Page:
sub load { my $class = shift; return $class->set_error( "called as instance method") if ref $ +class; return $class->set_error( "Too many arguments provided to load()") + if @_ > 5; my $self = bless { _DATA => { _SESSION_ID => undef, _SESSION_CTIME => undef, _SESSION_ATIME => undef, _SESSION_REMOTE_ADDR => $ENV{REMOTE_ADDR} || "", # # Following two attributes may not exist in every single s +ession, and declaring # them now will force these to get serialized into databas +e, wasting space. But they # are here to remind the coder of their purpose # # _SESSION_ETIME => undef, # _SESSION_EXPIRE_LIST => {} }, # session data _DSN => {}, # parsed DSN params _OBJECTS => {}, # keeps necessary objects _DRIVER_ARGS=> {}, # arguments to be passed to driver _CLAIMED_ID => undef, # id **claimed** by client _STATUS => STATUS_UNSET,# status of the session object _QUERY => undef # query object }, $class;

    Here we see that _STATUS is part of _DATA. Then, a little further on in load, where it checks for whether or not the session has timed out, we have:

    # checking for expiration ticker if ( $self->{_DATA}->{_SESSION_ETIME} ) { if ( ($self->{_DATA}->{_SESSION_ATIME} + $self->{_DATA}->{_SES +SION_ETIME}) <= time() ) { $self->_set_status( STATUS_EXPIRED | # <-- so client ca +n detect expired sessions STATUS_DELETED ); # <-- session shou +ld be removed from database $self->flush(); # <-- flush() will + do the actual removal! return $self; } }

    Which, I believe you quoted. But then in flush, we have:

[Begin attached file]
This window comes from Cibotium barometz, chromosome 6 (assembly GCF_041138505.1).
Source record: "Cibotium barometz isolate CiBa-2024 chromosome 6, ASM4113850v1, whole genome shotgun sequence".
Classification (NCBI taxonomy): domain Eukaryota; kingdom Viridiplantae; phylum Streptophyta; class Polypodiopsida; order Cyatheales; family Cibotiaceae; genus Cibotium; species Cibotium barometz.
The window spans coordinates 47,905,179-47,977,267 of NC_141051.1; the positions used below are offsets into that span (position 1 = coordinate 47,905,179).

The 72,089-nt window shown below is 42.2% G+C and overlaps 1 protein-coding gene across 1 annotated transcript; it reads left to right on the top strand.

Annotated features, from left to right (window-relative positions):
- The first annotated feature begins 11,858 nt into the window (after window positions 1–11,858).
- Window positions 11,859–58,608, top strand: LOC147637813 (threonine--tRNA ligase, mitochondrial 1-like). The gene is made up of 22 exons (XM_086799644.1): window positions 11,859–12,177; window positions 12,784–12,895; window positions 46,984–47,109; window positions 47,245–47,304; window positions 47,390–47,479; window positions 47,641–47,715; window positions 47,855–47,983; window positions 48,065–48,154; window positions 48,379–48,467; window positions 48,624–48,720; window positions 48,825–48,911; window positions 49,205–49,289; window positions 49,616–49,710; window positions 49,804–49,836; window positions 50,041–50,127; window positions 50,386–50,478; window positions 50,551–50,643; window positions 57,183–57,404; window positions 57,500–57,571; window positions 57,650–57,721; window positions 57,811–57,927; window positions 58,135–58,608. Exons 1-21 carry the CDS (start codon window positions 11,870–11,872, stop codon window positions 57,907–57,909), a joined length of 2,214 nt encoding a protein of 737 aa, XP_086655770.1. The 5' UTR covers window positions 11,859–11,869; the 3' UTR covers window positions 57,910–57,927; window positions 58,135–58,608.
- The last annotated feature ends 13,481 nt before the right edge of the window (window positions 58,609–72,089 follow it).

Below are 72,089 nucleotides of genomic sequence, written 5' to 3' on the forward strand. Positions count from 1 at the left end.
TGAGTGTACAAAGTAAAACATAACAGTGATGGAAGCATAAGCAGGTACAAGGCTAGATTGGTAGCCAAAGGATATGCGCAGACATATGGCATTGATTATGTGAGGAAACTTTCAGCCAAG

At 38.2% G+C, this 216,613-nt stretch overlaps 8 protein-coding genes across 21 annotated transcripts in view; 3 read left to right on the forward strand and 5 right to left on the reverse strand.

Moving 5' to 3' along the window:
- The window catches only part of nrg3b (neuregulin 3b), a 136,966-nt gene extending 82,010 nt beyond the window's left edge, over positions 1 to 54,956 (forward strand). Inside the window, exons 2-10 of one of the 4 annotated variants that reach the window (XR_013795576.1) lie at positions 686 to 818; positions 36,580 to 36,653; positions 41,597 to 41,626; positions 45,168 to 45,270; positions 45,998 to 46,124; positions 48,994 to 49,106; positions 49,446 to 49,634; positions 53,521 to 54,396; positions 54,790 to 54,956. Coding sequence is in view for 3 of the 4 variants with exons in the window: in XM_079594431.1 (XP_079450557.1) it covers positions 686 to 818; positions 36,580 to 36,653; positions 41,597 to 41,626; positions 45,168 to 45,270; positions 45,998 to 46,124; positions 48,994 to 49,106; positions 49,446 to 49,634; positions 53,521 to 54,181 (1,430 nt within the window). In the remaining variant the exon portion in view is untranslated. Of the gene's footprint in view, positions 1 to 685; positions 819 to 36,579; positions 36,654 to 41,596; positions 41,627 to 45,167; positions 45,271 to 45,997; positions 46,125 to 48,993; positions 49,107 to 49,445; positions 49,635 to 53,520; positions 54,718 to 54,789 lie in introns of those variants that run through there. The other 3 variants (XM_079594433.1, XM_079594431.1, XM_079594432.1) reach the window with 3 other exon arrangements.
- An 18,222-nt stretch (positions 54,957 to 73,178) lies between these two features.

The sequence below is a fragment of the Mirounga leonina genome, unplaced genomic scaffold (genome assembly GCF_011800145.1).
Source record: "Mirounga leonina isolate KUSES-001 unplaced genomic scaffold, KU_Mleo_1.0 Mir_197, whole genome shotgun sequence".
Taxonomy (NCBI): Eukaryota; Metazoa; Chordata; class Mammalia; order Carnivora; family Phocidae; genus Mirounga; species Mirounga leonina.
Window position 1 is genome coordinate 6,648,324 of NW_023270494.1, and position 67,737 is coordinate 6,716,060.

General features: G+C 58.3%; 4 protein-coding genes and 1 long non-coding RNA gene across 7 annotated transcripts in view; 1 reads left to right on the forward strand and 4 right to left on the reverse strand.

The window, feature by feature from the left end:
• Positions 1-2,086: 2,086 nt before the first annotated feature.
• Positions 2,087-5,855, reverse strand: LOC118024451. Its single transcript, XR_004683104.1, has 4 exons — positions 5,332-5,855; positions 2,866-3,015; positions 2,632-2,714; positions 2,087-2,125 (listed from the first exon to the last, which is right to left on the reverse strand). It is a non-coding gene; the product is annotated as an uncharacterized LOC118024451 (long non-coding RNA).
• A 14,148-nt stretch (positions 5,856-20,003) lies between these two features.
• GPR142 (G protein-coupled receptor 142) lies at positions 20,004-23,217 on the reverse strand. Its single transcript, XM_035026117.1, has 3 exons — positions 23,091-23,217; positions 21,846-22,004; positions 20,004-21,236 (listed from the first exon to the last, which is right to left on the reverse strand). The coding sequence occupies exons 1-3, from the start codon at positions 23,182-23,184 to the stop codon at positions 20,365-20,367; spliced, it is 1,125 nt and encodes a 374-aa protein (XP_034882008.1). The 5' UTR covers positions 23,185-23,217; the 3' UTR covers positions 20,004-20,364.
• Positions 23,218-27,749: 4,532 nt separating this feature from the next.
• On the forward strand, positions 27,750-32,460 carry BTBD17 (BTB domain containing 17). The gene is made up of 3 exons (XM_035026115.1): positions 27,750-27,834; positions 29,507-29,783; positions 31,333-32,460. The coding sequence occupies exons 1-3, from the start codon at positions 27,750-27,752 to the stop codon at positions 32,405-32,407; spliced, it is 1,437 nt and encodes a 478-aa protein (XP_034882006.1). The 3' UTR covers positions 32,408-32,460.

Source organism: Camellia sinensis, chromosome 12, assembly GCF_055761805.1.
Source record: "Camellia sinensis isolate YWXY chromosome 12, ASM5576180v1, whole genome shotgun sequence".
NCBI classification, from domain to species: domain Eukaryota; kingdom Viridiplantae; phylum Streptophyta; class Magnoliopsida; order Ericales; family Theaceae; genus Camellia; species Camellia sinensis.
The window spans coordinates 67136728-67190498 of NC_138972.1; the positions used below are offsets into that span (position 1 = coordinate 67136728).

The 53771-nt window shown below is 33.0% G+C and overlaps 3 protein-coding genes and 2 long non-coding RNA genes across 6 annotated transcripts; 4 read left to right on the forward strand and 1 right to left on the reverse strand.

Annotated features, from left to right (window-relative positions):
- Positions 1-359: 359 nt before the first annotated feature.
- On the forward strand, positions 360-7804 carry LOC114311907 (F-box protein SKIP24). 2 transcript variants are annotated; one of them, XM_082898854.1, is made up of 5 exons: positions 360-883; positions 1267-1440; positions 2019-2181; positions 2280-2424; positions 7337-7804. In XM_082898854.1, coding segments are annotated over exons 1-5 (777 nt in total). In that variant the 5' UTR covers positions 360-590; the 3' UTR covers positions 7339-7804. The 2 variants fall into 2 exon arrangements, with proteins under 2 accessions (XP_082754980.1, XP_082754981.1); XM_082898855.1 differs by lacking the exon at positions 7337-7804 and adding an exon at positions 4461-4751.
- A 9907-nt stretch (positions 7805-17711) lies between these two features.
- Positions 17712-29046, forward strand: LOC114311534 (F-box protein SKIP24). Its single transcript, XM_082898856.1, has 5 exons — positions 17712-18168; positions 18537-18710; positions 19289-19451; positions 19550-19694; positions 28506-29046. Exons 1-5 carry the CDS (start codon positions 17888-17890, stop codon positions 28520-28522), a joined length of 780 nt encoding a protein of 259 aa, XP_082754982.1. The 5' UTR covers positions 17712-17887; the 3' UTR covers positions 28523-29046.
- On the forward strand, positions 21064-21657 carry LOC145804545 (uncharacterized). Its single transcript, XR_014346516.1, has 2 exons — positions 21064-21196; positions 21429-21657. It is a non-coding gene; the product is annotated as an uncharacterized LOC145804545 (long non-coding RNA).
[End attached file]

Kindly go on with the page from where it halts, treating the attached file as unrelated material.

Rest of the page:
sub flush { my $self = shift; # Would it be better to die or err if something very basic is wron +g here? # I'm trying to address the DESTROY related warning # from: # return unless defined $self; return unless $self->id; # <-- empty session # neither new, nor deleted nor modified return if !defined($self->{_STATUS}) or $self->{_STATUS} == STATUS +_UNSET; if ( $self->_test_status(STATUS_NEW) && $self->_test_status(STATUS +_DELETED) ) { $self->{_DATA} = {}; return $self->_unset_status(STATUS_NEW | STATUS_DELETED); } my $driver = $self->_driver(); my $serializer = $self->_serializer(); if ( $self->_test_status(STATUS_DELETED) ) { defined($driver->remove($self->id)) or return $self->set_error( "flush(): couldn't remove session + data: " . $driver->errstr ); $self->{_DATA} = {}; # <-- removing all + the data, making sure # it won't be acce +ssible after flush() return $self->_unset_status(STATUS_DELETED); } if ( $self->_test_status(STATUS_NEW | STATUS_MODIFIED) ) { my $datastr = $serializer->freeze( $self->dataref ); unless ( defined $datastr ) { return $self->set_error( "flush(): couldn't freeze data: " + . $serializer->errstr ); } defined( $driver->store($self->id, $datastr) ) or return $self->set_error( "flush(): couldn't store datastr: + " . $driver->errstr); $self->_unset_status(STATUS_NEW | STATUS_MODIFIED); } return 1; }